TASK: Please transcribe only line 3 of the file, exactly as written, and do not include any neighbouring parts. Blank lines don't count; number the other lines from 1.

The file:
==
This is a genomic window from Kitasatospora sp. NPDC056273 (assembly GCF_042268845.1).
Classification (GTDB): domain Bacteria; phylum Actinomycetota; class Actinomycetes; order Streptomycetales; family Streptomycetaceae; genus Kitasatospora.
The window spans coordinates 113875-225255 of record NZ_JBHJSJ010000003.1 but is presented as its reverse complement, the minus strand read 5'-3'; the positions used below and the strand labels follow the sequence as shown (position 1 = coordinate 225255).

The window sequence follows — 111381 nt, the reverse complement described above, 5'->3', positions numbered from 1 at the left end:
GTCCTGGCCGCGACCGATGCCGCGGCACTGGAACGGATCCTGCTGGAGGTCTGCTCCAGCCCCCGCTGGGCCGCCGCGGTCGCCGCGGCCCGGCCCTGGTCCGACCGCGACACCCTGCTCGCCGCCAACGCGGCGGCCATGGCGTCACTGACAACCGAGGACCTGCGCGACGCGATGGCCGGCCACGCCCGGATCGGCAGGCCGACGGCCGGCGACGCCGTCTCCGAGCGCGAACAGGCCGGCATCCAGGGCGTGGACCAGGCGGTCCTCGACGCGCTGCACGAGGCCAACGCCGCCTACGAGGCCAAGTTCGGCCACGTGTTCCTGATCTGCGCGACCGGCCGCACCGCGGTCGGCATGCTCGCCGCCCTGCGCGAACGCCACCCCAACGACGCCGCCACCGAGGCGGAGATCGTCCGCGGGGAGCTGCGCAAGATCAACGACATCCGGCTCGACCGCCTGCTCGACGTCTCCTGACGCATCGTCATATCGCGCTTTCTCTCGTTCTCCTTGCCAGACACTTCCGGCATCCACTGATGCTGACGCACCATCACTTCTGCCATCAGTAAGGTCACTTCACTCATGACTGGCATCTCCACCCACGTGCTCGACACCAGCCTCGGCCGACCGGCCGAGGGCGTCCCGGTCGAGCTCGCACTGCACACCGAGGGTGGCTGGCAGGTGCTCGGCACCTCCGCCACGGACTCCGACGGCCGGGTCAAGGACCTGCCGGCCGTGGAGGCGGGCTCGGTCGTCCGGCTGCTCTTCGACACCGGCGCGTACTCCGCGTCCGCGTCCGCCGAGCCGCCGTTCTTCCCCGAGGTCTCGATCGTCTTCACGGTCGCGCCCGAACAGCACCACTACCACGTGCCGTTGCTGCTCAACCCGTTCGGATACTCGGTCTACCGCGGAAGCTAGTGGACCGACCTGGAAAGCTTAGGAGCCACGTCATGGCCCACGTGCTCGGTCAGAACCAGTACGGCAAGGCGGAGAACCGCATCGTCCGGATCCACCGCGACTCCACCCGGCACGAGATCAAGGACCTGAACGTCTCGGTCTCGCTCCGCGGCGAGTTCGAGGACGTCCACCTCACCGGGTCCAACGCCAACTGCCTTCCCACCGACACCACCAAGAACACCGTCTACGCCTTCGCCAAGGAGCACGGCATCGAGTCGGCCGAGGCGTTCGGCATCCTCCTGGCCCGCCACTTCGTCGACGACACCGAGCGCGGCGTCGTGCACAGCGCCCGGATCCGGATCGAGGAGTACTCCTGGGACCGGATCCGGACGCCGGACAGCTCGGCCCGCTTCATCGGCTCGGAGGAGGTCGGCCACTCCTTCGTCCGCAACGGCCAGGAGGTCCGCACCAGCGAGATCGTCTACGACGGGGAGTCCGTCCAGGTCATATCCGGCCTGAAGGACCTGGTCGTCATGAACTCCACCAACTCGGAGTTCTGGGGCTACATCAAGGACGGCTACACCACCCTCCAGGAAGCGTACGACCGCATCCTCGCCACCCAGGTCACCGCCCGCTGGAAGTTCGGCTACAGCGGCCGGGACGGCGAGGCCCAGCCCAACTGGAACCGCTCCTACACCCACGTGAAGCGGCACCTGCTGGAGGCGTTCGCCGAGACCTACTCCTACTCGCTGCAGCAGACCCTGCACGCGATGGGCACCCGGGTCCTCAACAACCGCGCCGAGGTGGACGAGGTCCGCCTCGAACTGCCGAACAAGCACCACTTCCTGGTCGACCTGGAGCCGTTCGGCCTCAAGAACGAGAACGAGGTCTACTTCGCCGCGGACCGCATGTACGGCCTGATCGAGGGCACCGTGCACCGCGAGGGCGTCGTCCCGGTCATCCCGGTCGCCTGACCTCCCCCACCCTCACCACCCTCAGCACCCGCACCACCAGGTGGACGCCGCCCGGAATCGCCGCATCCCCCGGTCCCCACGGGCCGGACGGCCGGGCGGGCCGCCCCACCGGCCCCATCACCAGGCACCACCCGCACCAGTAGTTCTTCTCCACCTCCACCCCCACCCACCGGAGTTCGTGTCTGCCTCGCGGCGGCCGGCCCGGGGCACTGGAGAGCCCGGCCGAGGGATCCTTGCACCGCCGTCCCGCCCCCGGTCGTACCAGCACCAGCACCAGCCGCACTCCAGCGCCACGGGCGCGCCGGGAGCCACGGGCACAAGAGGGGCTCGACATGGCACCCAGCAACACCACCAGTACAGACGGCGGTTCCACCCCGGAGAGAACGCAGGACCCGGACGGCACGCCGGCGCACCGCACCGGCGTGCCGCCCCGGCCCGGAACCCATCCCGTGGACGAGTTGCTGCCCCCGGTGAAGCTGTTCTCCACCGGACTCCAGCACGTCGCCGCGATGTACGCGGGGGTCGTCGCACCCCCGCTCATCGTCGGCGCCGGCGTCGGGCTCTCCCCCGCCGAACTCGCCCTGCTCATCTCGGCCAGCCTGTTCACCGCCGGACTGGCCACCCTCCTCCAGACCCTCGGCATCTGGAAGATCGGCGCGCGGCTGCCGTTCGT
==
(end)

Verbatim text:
The window spans coordinates 113875-225255 of record NZ_JBHJSJ010000003.1 but is presented as its reverse complement, the minus strand read 5'-3'; the positions used below and the strand labels follow the sequence as shown (position 1 = coordinate 225255).